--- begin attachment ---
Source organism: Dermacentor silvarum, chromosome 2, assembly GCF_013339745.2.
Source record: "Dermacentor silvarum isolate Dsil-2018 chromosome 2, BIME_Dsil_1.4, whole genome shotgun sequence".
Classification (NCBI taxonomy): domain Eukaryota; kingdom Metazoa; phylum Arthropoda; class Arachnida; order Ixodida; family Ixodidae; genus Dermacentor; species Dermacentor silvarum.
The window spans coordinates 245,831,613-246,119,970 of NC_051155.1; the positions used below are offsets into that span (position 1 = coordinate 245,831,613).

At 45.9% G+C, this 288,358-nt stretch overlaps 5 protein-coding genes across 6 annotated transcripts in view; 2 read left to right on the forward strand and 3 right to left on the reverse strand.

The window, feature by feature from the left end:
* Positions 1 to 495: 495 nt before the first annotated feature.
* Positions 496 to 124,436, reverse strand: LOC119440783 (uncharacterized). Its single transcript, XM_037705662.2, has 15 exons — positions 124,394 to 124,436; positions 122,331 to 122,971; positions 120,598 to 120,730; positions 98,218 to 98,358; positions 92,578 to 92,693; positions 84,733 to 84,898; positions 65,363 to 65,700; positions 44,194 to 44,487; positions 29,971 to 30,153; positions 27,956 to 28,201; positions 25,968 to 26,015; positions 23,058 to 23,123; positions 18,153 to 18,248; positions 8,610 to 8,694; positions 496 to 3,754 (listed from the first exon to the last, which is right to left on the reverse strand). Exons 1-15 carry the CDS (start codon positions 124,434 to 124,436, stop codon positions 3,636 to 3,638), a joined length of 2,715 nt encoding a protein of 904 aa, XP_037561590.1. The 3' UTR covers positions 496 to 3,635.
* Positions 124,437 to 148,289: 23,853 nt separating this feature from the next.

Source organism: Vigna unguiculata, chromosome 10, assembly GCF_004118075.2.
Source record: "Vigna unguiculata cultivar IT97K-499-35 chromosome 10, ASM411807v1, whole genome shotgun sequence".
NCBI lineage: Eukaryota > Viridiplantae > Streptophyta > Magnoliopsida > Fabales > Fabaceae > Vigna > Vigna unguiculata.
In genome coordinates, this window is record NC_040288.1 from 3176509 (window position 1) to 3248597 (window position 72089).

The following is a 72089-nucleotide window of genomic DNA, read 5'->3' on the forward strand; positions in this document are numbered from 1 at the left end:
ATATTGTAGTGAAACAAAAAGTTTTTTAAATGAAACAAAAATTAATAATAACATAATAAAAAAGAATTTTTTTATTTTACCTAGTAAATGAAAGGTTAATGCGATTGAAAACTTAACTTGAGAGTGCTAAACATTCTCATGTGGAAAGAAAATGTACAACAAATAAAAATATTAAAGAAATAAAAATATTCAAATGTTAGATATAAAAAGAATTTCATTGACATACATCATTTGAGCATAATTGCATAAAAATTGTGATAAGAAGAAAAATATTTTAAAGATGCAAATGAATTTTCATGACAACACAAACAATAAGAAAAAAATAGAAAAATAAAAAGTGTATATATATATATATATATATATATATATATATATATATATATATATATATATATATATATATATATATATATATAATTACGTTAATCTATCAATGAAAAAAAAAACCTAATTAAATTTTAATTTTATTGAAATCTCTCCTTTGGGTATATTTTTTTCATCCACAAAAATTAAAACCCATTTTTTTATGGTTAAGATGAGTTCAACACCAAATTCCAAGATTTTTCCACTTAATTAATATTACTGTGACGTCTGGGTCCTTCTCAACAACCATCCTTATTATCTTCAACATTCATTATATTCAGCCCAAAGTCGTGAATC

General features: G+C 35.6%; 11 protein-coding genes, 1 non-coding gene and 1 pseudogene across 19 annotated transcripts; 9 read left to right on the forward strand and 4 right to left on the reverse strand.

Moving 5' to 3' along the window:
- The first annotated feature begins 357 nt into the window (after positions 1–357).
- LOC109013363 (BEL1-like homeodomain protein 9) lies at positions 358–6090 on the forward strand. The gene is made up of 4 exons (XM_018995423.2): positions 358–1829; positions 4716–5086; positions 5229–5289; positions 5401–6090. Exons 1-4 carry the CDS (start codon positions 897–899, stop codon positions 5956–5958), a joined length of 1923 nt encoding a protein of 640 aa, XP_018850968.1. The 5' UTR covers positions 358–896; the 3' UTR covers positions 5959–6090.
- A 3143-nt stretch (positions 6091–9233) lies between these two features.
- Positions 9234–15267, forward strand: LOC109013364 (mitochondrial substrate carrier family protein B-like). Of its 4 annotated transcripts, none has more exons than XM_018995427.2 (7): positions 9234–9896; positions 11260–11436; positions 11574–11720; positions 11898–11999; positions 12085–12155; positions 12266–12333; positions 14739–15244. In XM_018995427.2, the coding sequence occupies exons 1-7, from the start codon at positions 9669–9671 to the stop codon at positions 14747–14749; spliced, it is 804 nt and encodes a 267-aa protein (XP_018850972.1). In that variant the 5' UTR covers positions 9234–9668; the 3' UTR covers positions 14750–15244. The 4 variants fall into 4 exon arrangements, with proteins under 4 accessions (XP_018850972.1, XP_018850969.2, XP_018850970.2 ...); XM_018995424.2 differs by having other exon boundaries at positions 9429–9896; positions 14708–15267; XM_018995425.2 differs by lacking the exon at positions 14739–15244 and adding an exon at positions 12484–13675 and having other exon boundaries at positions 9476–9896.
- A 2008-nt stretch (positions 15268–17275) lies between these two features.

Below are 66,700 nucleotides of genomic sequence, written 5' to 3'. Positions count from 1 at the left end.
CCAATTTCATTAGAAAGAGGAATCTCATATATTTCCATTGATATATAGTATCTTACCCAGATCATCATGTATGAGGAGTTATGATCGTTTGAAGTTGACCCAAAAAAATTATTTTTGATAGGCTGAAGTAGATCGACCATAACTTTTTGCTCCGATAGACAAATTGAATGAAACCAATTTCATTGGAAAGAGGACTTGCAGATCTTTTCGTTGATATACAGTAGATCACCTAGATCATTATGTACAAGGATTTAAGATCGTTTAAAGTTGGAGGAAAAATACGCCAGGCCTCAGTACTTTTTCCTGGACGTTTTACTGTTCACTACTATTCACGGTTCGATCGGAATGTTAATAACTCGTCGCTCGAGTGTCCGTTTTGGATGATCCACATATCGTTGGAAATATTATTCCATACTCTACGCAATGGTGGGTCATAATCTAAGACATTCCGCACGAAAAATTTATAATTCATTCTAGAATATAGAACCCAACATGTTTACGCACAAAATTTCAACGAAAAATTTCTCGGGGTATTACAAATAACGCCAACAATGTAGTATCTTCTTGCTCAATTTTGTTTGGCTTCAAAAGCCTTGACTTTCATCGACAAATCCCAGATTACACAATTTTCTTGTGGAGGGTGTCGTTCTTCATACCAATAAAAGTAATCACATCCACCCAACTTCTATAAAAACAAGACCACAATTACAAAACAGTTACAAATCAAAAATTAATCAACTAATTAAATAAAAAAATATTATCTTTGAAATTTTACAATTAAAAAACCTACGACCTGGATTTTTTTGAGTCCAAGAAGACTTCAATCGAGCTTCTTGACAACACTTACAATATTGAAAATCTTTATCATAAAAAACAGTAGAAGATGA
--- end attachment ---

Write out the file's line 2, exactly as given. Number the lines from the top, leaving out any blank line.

Source record: "Dermacentor silvarum isolate Dsil-2018 chromosome 2, BIME_Dsil_1.4, whole genome shotgun sequence".